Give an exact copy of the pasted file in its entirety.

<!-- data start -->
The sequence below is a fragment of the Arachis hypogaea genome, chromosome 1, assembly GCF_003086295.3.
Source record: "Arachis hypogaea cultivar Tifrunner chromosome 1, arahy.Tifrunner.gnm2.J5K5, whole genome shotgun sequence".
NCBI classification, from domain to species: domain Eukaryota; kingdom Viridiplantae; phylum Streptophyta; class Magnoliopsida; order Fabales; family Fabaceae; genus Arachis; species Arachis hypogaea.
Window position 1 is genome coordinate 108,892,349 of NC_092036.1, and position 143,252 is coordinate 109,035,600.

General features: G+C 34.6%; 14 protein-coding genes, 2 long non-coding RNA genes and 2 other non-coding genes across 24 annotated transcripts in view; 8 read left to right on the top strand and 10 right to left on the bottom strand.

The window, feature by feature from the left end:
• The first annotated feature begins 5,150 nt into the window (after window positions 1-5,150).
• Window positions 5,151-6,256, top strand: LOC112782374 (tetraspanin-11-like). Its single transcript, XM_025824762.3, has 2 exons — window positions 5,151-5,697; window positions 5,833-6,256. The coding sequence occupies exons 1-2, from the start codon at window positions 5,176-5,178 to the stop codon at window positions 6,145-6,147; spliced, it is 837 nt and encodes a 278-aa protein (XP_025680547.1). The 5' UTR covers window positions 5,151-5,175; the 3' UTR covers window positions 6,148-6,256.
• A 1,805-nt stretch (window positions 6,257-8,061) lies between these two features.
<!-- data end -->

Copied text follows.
The sequence below is a fragment of the Arachis hypogaea genome, chromosome 1, assembly GCF_003086295.3.
Source record: "Arachis hypogaea cultivar Tifrunner chromosome 1, arahy.Tifrunner.gnm2.J5K5, whole genome shotgun sequence".
NCBI classification, from domain to species: domain Eukaryota; kingdom Viridiplantae; phylum Streptophyta; class Magnoliopsida; order Fabales; family Fabaceae; genus Arachis; species Arachis hypogaea.
Window position 1 is genome coordinate 108,892,349 of NC_092036.1, and position 143,252 is coordinate 109,035,600.

General features: G+C 34.6%; 14 protein-coding genes, 2 long non-coding RNA genes and 2 other non-coding genes across 24 annotated transcripts in view; 8 read left to right on the top strand and 10 right to left on the bottom strand.

The window, feature by feature from the left end:
• The first annotated feature begins 5,150 nt into the window (after window positions 1-5,150).
• Window positions 5,151-6,256, top strand: LOC112782374 (tetraspanin-11-like). Its single transcript, XM_025824762.3, has 2 exons — window positions 5,151-5,697; window positions 5,833-6,256. The coding sequence occupies exons 1-2, from the start codon at window positions 5,176-5,178 to the stop codon at window positions 6,145-6,147; spliced, it is 837 nt and encodes a 278-aa protein (XP_025680547.1). The 5' UTR covers window positions 5,151-5,175; the 3' UTR covers window positions 6,148-6,256.
• A 1,805-nt stretch (window positions 6,257-8,061) lies between these two features.